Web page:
The drunkenness of the working classes was a constant source of concern during the 18th/19th century.
In the 1830s, there were 1003 pubs in Halifax and 889 brewers.
Under the Beerhouse Act , almost anyone could open a beerhouse, and beerhouses were open 24 hours a day. This concerned the Puritans and other religious groups, and also those who feared political and religious dissention.
The temperance movement – promoting moderation in, or total abstention from, the use of alcohol – started in Britain around 1826, and temperance societies were set up to rescue those whose lives had been blighted by the demon drink. People – some as young as 6-years' old – were encouraged to sign the pledge, proclaiming their intent to abstain from drink. The movement was particularly strong in Nonconformist areas.
Because beer and ale provided many of the vitamins and carbohydrates in the diet, the temperance movement contribution to malnutrition amongst the working classes.
The United Kingdom Alliance was founded and called for an end to the sale of alcohol, but – realising that a national ban would be unlikely to succeed – the Alliance drew up a Permissive Bill, which allowed ratepayers to vote for a local ban. This resulted in the Licensing Act .
When the British Workman temperance houses failed, houses selling coffee and cocoa were introduced.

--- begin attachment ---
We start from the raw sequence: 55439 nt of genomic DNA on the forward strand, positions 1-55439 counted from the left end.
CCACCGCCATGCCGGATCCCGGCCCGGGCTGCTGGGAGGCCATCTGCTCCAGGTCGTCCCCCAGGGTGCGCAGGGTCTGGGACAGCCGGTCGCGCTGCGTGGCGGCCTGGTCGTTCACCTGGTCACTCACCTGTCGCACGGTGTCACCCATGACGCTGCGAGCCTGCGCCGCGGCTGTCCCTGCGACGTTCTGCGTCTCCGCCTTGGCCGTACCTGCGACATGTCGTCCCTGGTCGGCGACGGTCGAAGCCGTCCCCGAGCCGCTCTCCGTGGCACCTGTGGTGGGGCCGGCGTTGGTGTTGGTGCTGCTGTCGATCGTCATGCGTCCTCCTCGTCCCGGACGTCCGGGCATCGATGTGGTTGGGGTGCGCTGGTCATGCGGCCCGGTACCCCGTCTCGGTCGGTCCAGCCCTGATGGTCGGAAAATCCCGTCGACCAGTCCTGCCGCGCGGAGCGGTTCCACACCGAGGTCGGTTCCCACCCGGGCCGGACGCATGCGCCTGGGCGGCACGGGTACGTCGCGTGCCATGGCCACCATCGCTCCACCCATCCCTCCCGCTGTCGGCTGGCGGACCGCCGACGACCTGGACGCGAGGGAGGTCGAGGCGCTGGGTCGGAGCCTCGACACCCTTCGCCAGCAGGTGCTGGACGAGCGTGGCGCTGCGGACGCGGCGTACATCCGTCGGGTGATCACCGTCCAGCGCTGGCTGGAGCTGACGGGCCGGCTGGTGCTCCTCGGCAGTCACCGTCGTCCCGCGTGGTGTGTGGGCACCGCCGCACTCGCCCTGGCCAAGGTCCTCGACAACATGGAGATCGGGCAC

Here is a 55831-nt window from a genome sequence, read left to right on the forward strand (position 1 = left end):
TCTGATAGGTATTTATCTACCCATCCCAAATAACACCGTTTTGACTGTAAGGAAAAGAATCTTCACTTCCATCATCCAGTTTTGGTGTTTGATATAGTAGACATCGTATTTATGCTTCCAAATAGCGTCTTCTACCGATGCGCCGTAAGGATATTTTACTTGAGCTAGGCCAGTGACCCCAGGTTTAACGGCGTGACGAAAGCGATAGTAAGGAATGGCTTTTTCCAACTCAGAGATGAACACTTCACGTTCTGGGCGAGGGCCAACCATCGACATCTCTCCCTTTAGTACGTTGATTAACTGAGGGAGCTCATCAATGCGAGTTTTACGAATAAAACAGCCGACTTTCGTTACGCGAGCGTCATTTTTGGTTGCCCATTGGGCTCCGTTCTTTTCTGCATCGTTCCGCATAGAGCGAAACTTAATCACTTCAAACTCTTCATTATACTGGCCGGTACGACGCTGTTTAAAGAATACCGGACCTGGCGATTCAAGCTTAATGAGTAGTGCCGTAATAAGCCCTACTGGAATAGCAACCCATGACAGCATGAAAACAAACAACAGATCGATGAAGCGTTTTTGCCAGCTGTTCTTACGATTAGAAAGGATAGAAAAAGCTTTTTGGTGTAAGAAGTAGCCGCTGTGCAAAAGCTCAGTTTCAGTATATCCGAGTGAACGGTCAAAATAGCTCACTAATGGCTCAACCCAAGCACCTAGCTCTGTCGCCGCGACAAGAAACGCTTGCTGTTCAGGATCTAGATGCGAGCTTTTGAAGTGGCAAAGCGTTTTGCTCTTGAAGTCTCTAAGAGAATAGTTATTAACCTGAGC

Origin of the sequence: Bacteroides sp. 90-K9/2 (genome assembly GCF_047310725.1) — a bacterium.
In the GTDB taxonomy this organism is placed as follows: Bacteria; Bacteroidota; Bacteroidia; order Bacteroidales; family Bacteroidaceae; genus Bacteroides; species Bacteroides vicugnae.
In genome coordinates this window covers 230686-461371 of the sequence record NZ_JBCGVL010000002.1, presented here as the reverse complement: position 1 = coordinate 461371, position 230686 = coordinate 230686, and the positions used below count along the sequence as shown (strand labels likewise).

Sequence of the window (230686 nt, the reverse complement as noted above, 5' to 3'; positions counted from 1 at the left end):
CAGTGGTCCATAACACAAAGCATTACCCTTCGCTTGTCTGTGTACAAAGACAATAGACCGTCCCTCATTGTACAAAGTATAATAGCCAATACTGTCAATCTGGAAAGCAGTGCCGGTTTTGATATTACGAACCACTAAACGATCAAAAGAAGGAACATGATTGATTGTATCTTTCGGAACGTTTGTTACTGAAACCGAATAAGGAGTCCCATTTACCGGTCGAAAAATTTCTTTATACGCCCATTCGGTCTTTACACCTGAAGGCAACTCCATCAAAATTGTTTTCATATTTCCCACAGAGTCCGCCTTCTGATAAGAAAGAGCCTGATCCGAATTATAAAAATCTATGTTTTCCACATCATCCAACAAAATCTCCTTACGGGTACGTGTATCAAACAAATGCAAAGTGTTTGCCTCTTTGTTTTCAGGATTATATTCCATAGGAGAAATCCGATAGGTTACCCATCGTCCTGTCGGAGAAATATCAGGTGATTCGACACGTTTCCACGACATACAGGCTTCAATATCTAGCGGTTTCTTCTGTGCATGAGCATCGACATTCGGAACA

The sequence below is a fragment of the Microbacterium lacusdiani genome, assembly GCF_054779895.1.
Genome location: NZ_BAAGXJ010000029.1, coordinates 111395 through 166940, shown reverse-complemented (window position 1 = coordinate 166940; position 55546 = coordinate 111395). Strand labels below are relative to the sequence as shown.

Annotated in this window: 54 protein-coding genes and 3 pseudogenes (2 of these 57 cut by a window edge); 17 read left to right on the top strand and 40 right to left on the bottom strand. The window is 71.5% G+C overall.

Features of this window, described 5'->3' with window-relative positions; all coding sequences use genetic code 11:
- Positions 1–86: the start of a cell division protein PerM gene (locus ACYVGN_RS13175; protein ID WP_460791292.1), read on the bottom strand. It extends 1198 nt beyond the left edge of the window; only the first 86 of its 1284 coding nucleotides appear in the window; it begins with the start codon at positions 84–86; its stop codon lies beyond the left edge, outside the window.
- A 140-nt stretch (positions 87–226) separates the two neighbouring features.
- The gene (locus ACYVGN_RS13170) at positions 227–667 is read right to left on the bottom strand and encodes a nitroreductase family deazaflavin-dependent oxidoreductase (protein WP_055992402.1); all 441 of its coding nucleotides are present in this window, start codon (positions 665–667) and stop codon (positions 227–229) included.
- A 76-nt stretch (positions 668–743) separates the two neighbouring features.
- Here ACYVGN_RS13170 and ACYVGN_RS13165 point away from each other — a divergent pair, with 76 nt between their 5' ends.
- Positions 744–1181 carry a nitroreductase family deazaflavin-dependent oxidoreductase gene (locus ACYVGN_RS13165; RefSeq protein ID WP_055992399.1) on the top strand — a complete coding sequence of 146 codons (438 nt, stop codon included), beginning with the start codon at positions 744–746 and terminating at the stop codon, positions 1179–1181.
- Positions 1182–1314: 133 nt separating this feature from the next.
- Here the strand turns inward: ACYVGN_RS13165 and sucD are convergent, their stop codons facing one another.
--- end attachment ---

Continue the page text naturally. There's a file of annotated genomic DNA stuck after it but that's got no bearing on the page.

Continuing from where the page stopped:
In April 1915, George V offered to abstain from alcohol to encourage munitions-workers to do the same, in the belief that alcohol consumption reduced productivity. There was widespread resentment amongst the workers.
In 1847, the Band of Hope Movement was formed. There was also the Young Abstainers' Union intended for upper class children.
The organised temperance propaganda has been sustained by the various temperance leagues, including the North of England League, the orders of Rechabites, the Sons of Temperance, the Sons of the Phoenix, and the Good Templars.
The labours of the British Women's Temperance Association and the Women's Total Abstinence Union have been among the most powerful in the cause of temperance.
By 1900, there were several temperance societies and 8 temperance hotels in Halifax, including
Anderson's Temperance Hotel, Halifax Broad Street Temperance Hotels, Halifax Central Commercial Temperance Hotel, Todmorden Fielden Temperance Hotel & Coffee Tavern, Todmorden Horsfall's Temperance Hotel, Halifax Horton Street Temperance Hotels, Halifax Maude's Temperance Hotel, Halifax Nicholl's Temperance Hotel, Halifax Northgate Temperance Hotel, Halifax Richard's Temperance Hotel, Halifax Stansfield's Temperance Hotel, Todmorden Stephenson's Temperance Hotel
Stott's Temperance Hotel, Halifax Sugden's Temperance Hotel, Halifax Temperance Hotel, Brighouse Temperance Hotel, Brighouse Temperance Hotel, Brighouse Temperance Hotel, Brighouse Temperance Hotel, Halifax Temperance Hotel, Halifax Temperance Hotel, Halifax Temperance Hotel, Luddenden Temperance Hotel, Todmorden Terminus Café & Temperance Hotel, Hebden Bridge Trevelyan Temperance Hotel, Halifax Victoria Temperance Hotel, Halifax Ward's Temperance Hotel, Halifax Waverley Temperance Hotel, Halifax
Band of Hope Movement John Bates Beerhouse Brighouse & Rastrick Temperance Brass Band Brighouse & Rastrick Temperance Society Brighouse Temperance Society British Workman House Ambrose Brook Commercial Hotel, Halifax Commercial Travellers' Temperance Association Halifax Ladies' Temperance Society Halifax Temperance Brass & Reed Band Halifax Temperance Society Halifax Total Abstinence Society Hanover Street Chapel Sunday School Temperance Society Harry Castle Hill, Rastrick Samuel Hassall
See Salvation Army
Page Ref: QQ_66
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